The schematic also shows the Mid to be a positive connection as with the woofer. This jives as the Black/White wire tapped to the Red system terminal feeds the male driver connector, or the “positive” terminal. This driver, also, is operating in a negative phase.

The schematic shows the tweeter with solid yellow wire feeding the positive terminal of the tweeter (confirmed that the 052 has two male terminals the smaller of which is the “Positive”). The yellow wire is tapped to the Red system return terminal (opposite my assumed convention) and this would follow the schematic indicating a “Positive” connection.

So, all three drivers are in phase with each other, but as a system, operating in negative phase. Really haven’t caught on to this quite yet.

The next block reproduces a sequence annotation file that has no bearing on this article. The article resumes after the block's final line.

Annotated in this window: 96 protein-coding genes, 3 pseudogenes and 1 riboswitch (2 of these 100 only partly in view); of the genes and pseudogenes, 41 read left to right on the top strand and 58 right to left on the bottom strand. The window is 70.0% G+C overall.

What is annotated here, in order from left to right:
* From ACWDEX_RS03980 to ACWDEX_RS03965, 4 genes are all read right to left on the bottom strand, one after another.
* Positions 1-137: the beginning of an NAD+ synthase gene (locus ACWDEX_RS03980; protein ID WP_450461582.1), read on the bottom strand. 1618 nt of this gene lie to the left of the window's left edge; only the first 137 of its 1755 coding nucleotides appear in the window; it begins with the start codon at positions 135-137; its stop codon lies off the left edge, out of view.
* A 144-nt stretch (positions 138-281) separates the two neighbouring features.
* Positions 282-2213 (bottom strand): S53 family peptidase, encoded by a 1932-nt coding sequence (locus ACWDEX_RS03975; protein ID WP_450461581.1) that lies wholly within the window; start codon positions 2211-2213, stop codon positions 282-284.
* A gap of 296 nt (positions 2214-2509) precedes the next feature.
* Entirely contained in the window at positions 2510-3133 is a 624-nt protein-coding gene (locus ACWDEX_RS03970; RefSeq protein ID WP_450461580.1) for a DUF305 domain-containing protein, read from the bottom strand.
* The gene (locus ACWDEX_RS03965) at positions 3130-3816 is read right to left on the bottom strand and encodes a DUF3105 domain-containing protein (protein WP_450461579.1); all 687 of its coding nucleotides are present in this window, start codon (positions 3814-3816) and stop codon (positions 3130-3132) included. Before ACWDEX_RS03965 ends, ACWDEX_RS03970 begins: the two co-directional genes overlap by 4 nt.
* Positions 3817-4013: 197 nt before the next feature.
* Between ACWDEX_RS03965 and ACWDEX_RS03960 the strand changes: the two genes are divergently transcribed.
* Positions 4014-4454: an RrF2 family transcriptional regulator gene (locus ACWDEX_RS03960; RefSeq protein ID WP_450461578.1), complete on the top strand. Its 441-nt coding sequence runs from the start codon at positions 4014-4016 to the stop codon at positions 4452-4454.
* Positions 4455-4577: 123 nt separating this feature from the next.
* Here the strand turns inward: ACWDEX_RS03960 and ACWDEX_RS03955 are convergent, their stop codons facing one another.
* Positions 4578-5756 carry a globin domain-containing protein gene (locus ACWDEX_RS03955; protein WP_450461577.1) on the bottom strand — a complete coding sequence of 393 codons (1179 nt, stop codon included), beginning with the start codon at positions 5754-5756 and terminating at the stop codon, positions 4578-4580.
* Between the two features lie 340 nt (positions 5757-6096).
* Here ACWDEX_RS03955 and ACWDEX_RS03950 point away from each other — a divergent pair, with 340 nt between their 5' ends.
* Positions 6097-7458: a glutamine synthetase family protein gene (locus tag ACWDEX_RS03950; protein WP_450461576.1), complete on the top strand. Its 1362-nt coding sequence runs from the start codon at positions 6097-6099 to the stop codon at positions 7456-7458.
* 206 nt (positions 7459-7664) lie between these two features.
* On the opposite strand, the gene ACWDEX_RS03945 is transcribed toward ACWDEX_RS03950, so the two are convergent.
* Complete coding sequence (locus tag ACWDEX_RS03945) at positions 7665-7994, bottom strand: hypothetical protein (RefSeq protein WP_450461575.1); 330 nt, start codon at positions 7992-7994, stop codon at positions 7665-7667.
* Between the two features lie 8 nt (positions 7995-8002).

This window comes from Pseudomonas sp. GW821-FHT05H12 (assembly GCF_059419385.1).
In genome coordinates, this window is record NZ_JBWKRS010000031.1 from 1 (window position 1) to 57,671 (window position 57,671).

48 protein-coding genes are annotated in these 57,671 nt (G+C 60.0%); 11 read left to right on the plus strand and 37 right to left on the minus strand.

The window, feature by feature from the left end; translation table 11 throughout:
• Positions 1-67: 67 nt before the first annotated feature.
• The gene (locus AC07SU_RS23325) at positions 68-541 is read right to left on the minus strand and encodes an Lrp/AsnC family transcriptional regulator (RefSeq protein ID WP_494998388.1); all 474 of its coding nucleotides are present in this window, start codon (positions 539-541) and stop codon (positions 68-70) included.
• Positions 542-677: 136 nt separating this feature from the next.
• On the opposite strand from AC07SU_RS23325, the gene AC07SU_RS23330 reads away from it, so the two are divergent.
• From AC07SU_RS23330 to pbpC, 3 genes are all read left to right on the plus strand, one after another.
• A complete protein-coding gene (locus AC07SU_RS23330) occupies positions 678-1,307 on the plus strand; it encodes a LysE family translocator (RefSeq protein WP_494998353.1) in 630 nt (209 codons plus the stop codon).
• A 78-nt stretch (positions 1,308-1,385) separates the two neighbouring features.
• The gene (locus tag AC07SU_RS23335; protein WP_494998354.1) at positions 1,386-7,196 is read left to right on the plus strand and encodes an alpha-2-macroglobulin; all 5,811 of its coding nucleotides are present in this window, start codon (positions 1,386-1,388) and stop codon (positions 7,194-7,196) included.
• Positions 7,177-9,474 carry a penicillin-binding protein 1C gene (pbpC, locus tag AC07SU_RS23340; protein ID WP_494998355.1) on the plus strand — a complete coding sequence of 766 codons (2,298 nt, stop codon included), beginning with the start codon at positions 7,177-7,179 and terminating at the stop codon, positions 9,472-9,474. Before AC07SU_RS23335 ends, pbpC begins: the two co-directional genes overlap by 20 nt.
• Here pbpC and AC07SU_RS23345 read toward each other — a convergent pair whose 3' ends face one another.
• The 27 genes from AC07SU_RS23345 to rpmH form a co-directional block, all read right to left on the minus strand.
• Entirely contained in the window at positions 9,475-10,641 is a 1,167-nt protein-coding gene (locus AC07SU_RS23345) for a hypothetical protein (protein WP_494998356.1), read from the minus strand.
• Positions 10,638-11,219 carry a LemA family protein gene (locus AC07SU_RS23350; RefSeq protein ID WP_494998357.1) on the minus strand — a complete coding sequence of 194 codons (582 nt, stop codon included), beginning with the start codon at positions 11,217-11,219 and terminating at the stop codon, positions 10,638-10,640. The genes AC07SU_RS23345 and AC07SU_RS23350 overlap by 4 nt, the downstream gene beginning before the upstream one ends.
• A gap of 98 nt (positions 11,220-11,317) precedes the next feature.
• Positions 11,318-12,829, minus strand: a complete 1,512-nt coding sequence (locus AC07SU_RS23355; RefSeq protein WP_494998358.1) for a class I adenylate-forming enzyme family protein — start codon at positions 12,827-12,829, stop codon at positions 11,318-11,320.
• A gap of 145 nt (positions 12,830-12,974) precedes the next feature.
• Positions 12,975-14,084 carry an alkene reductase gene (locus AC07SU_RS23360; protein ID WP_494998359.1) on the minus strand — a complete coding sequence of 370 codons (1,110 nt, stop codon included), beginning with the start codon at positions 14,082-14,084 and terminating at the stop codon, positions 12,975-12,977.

I have one LE5-12 in very good shape save dimples in the dust cone that I thought I could match with a re-coned driver. That driver arrived back with a distinctly different surround (not glossy, or doped as the older surround appears) and, as mentioned, different polarity. A brown shoe in a black wardrobe.

It would seem JBL and Microsoft both suffer the bane of legacy in their products.

DavidF

DavidF
07-14-2003, 11:14 PM
Tech Sheet for L112 attached.

David F

4313B
07-15-2003, 06:06 AM
Hi Rob,

All three of your transducers are the same polarity. You applied positive voltage to the male terminal which is the "black" terminal so cone will move out. You applied positive voltage to the red terminal on the 2105 so the cone will move in. All the transducers in the photo are "traditional" JBL polarity. Apply positive voltage to the RED push button terminal or female terminal and the cone will move in.